Guest Author - Kathryn K Free
During the WWDC 2010 conference Apple unveiled the iPhone4. This new release in June 2010 was met with excitement and success. However, flaws would emerge leading to numerous lawsuits. Users immediately began complaining about lost signals. . .as many call it, an antenna issue.
What was the change? The new iPhone4 boasted of a new design, improved hardware and a HD camera. The iPhone4 has a stainless steel frame designed to serve as an antenna. Is this new design the core issue for the reported lost signals?
Apple has admitted knowing about this ‘lost signal’ flaw stating that the signal bars display incorrect readings, inflating signal strength delivering poor reception. The problem lies in the fact that Apple has revealed their knowledge of 'some kind of' defect prior to the iPhone4 release. Apple released an open letter to all its iPhone users letting them know of this ‘calculation error in the signal strength display’ but many seem to question whether it is really a miscalculation or design error.
As of today, three class action lawsuits have been filed against Apple. The first suit was filed in Maryland and accuses both Apple & AT&T of negligence, defect in design, manufacture and assembly, breach of express warranty, breach of implied warranty for merchantability, breach of implied warranty of fitness for a particular purpose, deceptive trade practices, intentional misrepresentation, negligent misrepresentation, and fraud by concealment. Gizmodo has obtained a copy of the actual complaint. According to Gizmodo, the other two class action lawsuits were filed in Texas and California.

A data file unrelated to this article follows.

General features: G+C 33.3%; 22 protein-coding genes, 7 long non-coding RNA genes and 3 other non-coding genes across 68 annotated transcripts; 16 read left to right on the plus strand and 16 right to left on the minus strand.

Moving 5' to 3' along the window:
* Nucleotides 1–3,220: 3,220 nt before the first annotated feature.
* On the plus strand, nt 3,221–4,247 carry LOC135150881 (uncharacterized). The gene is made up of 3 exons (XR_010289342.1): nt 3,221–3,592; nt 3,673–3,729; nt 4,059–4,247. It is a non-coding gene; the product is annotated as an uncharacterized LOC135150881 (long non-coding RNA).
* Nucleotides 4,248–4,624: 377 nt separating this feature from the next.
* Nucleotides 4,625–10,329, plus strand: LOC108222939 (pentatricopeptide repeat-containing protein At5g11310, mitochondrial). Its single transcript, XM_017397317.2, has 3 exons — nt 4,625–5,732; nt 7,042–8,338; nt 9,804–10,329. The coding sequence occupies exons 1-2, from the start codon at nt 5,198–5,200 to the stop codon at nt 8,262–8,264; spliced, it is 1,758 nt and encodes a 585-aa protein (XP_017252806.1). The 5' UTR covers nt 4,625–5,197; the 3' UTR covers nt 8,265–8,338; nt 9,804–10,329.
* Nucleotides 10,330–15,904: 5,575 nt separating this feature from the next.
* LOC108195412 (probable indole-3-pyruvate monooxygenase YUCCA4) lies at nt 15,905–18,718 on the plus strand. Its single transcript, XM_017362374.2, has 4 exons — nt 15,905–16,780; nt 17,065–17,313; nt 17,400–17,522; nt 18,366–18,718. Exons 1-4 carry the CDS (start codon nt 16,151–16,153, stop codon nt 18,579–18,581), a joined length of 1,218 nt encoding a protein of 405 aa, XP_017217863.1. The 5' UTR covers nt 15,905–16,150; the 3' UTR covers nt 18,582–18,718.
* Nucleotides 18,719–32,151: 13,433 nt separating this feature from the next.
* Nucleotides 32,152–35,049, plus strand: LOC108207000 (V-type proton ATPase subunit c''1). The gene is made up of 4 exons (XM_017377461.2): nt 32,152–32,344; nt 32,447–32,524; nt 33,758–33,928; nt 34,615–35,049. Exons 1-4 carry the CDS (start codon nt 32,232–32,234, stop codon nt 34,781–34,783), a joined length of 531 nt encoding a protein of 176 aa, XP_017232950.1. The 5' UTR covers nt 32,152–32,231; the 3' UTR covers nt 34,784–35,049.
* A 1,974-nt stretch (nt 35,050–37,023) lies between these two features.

It seems that some type of defect, or calculation error, was known by Apple and AT&T prior to the release which was not disclosed to consumers. AT&T customers seem to have only three options. First, keep their phones and adjust to holding it in different positions so as not to loose reception. Second, return their phones and pay the standard restocking fee. Third, purchase a specially designed case protecting the iPhone4 frame and antenna. I find no option here that seems fair. Was AT&T wanting to sell their specially designed cases or beat the new Sprint Android to market?
As I read the articles about this flaw or error one thought kept coming to mind. Apple & AT&T are feeling the heat from the Android market. Their fear and haste seems to have caused these companies to release a product not ready for the market. Fear causes not only individuals to make wrong decisions but companies as well. I would encourage iPhone users to consider the Android. Not only does it seem that the consumers have not been told the truth, they are going to be changing the ‘unlimited data’ to tiered data plans. Apple & AT&T got the consumers hooked on using their iPhones and iPads for everything. . .now consumers have to pay? This sounds a lot like bait-and-switch. You reel them in and then when they are hooked, change the playing field!
Reading these articles, I lost respect and confidence in the honesty of Apple or AT&T. I will be interested to see how these lawsuits turn out and how customers service is handled from this point forward. These reception errors have to be severe for so many to surface in such a short amount of time.